• Sales levels and prices are definitely related to one another.  If you see home sales slowing down, it means that homes are not in as much demand, so chances are good that prices will go down.  You have to look at the combination of housing prices, sales and inventory to get a good feel for what’s going on.

There are a number of indicators that describe what’s going on in housing and real estate, and there are even some people who combine these indicators into one number (an index) to give a summary.  In this “Easy Pod” I will show you indicators and indices that I like to follow.  Check back regularly for updates.

Special note:  You’ll notice a bunch of my charts shown below come from Calculated Risk.  This is a must-see for information on the economy.  I visit this site multiple times every day.  Bill McBride does a fantastic job of analyzing the most important economic data and events, putting them in context.

Quick Summary

Indicator (Click for details – only works if full article is open) Current Rating
New Home Sales Negative
Housing Starts Negative
NMHC Quarterly Survey of Apartment Market Conditions Neutral
NAHB Housing Market Index (HMI) Negative
Easynomics Real Estate Price Stability Index Negative

Indicator: New Home Sales   |   NEGATIVE
Easy Intro: None yet   |   Link to SourceClick here   |   Latest Date This Info Represents: October 2011

Quick ‘n Easy

Every new home that is built and sold adds to the Gross Domestic Product (GDP), helping our economy grow.  Unfortunately, in October 2011, new homes were selling at an extremely low rate.  Fortunately, not too many new homes are being built so that the ones in inventory (still on the market) can get cleared out at a normal pace.


Easy Description: Statistics that tell us how many new single-family homes (basically a building for one family, not apartments or condos) were sold.  It also tells us about the selling price of those homes and the unsold inventory of new homes (waiting to be sold).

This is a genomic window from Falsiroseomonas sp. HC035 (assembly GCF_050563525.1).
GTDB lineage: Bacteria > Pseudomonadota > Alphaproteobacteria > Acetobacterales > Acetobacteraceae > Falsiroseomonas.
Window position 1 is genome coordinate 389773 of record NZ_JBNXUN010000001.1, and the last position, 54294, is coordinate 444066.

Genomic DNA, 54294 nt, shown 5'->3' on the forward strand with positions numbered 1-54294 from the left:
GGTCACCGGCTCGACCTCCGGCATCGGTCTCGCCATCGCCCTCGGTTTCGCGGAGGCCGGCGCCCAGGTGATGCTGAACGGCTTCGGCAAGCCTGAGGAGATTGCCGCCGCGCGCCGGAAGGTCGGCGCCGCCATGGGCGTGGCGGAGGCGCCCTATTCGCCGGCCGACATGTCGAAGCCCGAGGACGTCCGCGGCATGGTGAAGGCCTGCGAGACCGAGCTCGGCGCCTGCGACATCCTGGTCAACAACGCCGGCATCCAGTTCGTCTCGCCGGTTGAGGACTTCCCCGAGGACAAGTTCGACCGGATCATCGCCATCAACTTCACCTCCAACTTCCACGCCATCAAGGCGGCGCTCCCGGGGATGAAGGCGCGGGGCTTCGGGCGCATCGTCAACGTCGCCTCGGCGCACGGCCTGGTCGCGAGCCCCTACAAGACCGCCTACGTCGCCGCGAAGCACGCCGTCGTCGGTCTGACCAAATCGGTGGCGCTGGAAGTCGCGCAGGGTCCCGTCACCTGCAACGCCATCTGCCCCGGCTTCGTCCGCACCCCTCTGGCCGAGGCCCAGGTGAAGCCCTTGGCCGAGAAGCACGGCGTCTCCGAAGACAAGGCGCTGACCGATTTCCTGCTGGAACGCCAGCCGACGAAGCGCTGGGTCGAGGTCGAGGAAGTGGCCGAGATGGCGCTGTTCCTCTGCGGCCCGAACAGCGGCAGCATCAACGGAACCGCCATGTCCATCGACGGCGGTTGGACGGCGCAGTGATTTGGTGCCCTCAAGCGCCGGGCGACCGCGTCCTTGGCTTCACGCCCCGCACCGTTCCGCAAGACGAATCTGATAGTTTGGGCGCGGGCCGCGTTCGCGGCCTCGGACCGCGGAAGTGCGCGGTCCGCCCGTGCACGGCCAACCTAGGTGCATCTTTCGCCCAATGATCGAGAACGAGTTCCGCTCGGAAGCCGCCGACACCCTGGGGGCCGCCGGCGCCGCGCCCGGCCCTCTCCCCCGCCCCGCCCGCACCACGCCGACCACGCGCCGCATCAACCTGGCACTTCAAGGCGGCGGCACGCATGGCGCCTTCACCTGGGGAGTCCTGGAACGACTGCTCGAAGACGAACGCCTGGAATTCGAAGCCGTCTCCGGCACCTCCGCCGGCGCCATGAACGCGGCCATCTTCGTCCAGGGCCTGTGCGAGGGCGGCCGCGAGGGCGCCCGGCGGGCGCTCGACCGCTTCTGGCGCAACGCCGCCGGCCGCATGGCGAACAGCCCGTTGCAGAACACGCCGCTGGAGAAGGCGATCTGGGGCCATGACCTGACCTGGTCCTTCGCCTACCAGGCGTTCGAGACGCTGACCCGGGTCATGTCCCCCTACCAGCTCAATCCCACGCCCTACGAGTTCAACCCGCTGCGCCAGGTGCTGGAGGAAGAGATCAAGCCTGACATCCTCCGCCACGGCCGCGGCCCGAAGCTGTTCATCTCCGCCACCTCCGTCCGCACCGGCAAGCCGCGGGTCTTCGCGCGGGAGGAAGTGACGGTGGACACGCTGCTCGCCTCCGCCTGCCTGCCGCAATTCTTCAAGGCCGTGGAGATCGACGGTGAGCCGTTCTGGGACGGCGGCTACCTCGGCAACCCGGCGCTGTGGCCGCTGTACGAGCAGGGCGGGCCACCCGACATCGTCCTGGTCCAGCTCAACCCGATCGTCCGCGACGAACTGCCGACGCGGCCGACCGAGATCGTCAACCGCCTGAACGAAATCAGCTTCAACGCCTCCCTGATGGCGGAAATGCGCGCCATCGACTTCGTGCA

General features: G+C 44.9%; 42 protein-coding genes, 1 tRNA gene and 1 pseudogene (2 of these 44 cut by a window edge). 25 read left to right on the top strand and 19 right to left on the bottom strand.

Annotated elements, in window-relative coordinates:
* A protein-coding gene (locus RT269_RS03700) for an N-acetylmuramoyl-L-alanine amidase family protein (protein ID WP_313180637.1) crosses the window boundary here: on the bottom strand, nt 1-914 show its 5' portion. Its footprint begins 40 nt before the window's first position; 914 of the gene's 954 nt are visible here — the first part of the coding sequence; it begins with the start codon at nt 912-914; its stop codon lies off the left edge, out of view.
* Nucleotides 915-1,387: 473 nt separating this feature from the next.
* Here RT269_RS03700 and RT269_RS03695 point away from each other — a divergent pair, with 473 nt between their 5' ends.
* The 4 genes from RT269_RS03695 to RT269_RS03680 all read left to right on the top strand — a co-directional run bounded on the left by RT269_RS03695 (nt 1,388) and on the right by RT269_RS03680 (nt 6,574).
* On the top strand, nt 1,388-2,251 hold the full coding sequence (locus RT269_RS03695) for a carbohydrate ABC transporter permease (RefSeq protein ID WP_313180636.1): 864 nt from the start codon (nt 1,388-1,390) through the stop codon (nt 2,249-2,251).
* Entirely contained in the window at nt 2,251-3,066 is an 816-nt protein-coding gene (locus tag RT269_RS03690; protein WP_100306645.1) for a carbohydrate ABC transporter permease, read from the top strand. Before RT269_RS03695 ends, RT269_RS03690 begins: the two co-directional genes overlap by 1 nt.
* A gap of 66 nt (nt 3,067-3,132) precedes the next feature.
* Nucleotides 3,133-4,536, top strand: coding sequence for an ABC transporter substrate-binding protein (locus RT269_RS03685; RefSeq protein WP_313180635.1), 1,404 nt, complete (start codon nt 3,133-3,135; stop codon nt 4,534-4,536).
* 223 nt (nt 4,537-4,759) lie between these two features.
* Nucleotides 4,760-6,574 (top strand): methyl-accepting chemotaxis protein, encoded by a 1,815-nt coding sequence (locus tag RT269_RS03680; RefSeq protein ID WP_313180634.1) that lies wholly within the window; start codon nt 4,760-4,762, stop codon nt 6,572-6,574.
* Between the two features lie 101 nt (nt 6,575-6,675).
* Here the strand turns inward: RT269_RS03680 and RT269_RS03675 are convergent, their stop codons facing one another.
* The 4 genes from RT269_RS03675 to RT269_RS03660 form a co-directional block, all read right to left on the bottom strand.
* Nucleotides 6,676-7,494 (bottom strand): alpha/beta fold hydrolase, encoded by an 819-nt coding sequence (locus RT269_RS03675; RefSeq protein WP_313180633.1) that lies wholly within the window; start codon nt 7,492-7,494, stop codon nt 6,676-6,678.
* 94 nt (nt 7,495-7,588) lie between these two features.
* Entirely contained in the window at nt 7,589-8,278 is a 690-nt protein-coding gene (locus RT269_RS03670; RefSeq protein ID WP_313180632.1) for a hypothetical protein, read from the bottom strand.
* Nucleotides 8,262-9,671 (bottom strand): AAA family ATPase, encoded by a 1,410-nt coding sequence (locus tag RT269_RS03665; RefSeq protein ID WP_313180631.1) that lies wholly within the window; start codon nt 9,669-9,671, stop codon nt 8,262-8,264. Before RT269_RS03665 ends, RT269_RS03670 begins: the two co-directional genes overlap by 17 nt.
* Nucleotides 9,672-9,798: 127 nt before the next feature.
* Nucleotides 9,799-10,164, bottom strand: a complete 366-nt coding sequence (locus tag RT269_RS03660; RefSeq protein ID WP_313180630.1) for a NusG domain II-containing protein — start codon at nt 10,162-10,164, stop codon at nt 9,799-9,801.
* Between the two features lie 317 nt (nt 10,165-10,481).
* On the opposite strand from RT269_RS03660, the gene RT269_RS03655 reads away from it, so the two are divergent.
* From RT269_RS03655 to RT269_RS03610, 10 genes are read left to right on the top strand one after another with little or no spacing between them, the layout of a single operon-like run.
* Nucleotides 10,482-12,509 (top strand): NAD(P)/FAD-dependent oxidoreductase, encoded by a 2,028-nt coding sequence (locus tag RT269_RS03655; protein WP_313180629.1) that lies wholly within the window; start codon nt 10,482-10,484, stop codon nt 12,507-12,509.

Latest Reading: If sales in October 2011 were to continue at that rate for a whole year, there would be 307,000 new homes sold.  This “annualized” rate is 1.3 percent lower than last month’s rate, and it is 8.9 percent above the rate from the same month last year.  The median sales price (half of homes sold for less than this amount, the other half sold for more) was $212,300.  That is 4.0 percent higher than the median price one year ago.  There are 162,000 new homes still for sale (inventory), so at the current pace it would take about 6.3 months to sell the remainder.

Also, take a look at my Easy Trends analysis of New Homes Months of Supply thru October 2011 to see where the trends are headed.

Implications: The pace of new home sales has largely been moving sideways for over a year.  The “6.3 months of inventory” part is key to understanding that home builders have done a pretty good job of adjusting to market conditions.  Because so few homes are being sold, they have been dropping the number of homes they build way down, which means that supply is decreasing and price isn’t decreasing as much.  (Quick refresher on “supply and demand” – when something has a bigger supply  than there is a demand for it, sellers are forced to lower the price so that buyers will have a greater willingness to buy it.)  We are at incredibly low levels of new home construction, which is why that 6.3 months figure is very close to historical averages.  Before the housing boom, the typical months of inventory level was around 6 months.

So, what happens if new homes start selling again?  Builders will start making more homes, which will push up supply just enough to keep up with the new demand so that prices don’t move too much in one direction or the other.  The kind of massive price increases we saw in the housing boom were unsustainable, just as massive price decreases from this point would have to be temporary, too.  Market forces will always push things toward a “healthy” equilibrium.

But regardless of the fact that the inventory number is looking pretty decent, these number of sales (307,000 annualized rate) are just awful.  And when fewer homes are being sold, that’s less economic growth.  The sale of a new home is just like the sale of a car, television or clothes – someone made something and sold it, which adds to the GDP.  What we’d like to see from here is a continued increase in new home sales numbers while keeping that months of inventory right around the 6 month mark.  That would mean the housing market is on its way to greater positive contributions to the GDP report without having any false imbalances in the system.

Easynomics Rating Methodology: The long term average is about 672,000 new homes sold per year.  I’d like to see numbers that are within 15 percent of that average.  Therefore, I will give this indicator a rating based on the average of the last three months: Above 772,000 is “positive”; below 571,000 is “negative”; anything between is “neutral.”

continue reading…


For a “Quick ‘n Easy” read, just review the labeled white boxes, then skip to my “Easy Take” summary at the end.  You can review any charts/graphs afterward.  I want to make sure no one is intimidated by the length of my posts, even though I’m trying to making them easy …